For generations in Egypt, a small but growing group called
the Hebrews lived in slavery, brutally oppressed by the
powerful Pharaoh. Their circumstances changed when God led
them out of Egypt to a mountain called Sinai. There, God taught
them how to live as free people, giving them two tablets naming
ten ways to live in right relationship with God and others. God
hoped that when these people came to establish a land of their
own, they would embody a different way than the one modeled
by their Egyptian oppressors.
Now these liberated people stand on the edge of the Promised
Land. After their wandering in the desert, God invites a
new generation to reaffirm God’s way. Recognizing that new
temptations lie ahead, their leader, Moses, begs them to commit
heart, soul, and body to a vibrant relationship with God and one
another. “Choose life,” Moses says—a challenge that means far
more than continuing to breathe in and breathe out. It means
saying yes to God’s vision for human thriving. It means deciding
to live in a new way.
Moses knows such a choice will be harder than ever when
the people enter a life of relative comfort, finally settled in their
own land. They may find themselves, for the first time, stronger
than others. How will they use their newfound power? Again
and again, they must choose the new way God has laid out
before them rather than the oppressive ways they have known
in the past.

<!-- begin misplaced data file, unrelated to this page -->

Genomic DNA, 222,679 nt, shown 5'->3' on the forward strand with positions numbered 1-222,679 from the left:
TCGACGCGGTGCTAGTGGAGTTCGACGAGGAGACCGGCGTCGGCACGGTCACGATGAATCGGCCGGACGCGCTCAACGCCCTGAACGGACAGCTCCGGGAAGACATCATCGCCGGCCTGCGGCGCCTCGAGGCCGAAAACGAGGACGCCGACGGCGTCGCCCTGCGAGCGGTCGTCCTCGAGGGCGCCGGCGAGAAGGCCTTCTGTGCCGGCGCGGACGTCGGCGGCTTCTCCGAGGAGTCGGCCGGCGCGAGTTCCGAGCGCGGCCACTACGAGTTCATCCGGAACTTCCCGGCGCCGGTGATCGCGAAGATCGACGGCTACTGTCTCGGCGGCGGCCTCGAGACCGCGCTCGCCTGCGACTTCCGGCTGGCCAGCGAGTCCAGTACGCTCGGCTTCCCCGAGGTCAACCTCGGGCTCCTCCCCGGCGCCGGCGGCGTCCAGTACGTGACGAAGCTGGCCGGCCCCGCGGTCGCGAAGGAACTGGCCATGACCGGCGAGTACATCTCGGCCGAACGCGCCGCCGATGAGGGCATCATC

Today what does it look like to say yes to life as God
intends? How is God calling you to live out an alternate vision
for human thriving, an approach that differs from the oppressive,
hierarchical ways of the world around you?
God, you continue to set before us life and prosperity, death and adversity. Help us choose the way that leads to life not just for ourselves but for all your beloved children. Amen.
How are Christians to understand and relate to the Jewish law? The text from Deuteronomy confronts Israel with a sharp choice: Follow the commandments of Yahweh or bow to the gods of the Canaanites. Choosing the law means choosing a way of life. Psalm 119 praises the Torah as God’s gift bestowed on Israel to be the authentic guide as to how life should be lived. Jesus becomes the authoritative interpreter of the Torah, the one who pushes beyond external behavior to a consistency between disposition and deed. Christians are invited by the text to be different and become what Paul describes as “spiritual people.”
• Read Deuteronomy 30:15-20. How do you go about choosing between the call of God and the call of the idols that surround you?
• Read Psalm 119:1-8. How has keeping God’s command- ments been a joyful experience in your life?
• Read 1 Corinthians 3:1-9. What do you consider to be the “milk” of the gospel versus the “solid food” of the gospel?
• Read Matthew 5:21-37. Which of the “But I say to you” teachings of Jesus surprise you the most? Why?
Respond by posting a prayer.
I join many of those who will pray for you as you seek to discern what you are called to be at this moment. May God grant you the courage to fulfill that calling. May we all open our eyes and see the misery, open our ears and hear the cries of God’s people, and, like God through the Lord Jesus Christ, be incarnate amongst them.”
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